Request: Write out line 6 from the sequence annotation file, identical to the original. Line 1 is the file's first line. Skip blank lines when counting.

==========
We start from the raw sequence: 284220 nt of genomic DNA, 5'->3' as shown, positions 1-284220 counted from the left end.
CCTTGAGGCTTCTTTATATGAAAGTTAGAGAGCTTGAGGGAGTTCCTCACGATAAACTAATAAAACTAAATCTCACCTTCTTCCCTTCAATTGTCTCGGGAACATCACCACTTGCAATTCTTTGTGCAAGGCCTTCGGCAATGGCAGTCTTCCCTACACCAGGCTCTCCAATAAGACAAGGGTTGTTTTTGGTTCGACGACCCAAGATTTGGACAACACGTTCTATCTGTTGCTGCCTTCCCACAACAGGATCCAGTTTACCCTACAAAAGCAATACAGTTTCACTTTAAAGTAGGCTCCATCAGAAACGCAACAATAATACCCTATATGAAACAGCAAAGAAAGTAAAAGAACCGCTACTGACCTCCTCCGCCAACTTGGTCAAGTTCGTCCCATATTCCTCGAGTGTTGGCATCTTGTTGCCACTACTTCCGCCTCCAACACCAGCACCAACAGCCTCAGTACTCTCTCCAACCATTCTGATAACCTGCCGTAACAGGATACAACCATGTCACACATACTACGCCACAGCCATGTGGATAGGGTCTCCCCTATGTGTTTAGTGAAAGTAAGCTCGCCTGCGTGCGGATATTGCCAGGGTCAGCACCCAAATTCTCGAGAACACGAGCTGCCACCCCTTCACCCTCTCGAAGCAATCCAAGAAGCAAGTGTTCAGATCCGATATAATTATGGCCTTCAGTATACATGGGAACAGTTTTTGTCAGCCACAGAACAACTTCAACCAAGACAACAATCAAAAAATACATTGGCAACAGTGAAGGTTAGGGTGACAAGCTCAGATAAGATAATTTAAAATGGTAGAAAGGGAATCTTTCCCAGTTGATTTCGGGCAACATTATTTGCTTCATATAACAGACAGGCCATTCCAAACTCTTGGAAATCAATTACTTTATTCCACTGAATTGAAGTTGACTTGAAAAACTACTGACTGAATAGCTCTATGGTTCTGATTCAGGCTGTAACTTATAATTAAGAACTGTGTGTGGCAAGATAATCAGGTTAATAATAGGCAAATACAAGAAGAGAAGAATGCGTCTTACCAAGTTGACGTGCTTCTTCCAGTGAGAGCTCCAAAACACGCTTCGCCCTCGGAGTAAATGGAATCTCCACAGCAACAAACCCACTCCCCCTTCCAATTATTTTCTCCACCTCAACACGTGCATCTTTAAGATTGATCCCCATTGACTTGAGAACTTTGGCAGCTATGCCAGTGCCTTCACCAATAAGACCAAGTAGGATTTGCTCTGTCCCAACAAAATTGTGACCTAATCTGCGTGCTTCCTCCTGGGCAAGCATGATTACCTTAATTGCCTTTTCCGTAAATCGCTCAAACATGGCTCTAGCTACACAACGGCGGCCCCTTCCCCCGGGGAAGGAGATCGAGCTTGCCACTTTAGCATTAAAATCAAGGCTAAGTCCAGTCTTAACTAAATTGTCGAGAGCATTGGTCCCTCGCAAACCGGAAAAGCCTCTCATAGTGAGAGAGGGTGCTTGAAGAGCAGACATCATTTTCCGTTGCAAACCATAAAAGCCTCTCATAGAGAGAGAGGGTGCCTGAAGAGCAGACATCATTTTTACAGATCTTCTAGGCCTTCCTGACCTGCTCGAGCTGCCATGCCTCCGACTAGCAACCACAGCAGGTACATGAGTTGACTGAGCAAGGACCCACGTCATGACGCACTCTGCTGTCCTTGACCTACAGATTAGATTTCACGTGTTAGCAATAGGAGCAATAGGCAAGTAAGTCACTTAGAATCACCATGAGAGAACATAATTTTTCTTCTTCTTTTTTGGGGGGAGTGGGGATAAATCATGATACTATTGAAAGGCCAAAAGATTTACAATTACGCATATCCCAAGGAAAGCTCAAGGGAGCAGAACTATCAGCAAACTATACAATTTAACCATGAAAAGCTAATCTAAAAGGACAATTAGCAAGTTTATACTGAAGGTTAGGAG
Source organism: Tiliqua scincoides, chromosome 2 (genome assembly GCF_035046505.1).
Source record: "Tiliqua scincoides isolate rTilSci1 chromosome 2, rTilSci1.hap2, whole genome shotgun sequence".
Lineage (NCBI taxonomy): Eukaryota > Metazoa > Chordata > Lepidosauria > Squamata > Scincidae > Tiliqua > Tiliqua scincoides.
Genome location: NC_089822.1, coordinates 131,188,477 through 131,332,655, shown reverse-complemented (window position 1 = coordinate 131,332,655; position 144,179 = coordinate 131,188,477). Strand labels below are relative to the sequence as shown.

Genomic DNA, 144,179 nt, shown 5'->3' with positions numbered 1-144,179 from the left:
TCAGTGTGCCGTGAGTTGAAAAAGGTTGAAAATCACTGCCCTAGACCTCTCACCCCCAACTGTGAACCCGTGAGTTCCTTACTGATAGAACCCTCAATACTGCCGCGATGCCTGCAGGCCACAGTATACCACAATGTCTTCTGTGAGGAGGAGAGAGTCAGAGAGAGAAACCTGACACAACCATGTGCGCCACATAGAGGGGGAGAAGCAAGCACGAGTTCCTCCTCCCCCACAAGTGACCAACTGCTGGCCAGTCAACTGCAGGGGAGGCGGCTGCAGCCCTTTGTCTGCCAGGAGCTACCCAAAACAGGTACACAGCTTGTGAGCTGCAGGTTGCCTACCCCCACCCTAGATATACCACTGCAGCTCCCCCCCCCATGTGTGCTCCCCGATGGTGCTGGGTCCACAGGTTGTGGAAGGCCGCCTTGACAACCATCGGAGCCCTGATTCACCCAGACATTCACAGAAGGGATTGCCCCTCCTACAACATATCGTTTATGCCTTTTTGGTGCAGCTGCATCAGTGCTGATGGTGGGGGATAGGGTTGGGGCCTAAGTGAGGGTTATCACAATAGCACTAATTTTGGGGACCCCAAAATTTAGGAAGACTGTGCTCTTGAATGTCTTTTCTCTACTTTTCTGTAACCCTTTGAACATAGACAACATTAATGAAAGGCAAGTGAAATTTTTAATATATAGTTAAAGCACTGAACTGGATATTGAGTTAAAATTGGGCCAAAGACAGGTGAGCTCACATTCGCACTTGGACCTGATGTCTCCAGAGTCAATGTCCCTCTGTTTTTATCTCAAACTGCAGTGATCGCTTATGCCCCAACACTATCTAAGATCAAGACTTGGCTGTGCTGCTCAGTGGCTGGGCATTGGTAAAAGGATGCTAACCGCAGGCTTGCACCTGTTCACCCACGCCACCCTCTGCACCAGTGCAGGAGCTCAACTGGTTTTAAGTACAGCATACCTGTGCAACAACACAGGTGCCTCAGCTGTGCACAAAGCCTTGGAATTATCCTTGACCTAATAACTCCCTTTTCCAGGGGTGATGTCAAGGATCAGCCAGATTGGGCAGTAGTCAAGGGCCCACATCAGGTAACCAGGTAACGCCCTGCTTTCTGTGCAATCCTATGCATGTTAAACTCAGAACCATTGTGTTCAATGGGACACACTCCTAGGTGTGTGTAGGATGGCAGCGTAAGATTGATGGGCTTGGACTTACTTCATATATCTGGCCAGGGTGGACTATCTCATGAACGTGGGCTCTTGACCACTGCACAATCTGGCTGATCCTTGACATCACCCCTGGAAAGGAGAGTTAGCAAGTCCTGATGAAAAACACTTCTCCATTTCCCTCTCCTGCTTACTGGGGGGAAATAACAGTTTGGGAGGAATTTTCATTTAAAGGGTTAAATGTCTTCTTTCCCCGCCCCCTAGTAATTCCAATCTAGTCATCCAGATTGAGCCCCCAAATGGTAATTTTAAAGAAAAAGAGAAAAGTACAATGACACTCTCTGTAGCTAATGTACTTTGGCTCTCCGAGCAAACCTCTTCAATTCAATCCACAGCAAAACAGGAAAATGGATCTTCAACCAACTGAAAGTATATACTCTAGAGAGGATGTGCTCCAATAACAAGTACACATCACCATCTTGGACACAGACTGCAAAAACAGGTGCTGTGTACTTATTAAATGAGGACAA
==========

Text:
Genome location: NC_089822.1, coordinates 131,188,477 through 131,332,655, shown reverse-complemented (window position 1 = coordinate 131,332,655; position 144,179 = coordinate 131,188,477). Strand labels below are relative to the sequence as shown.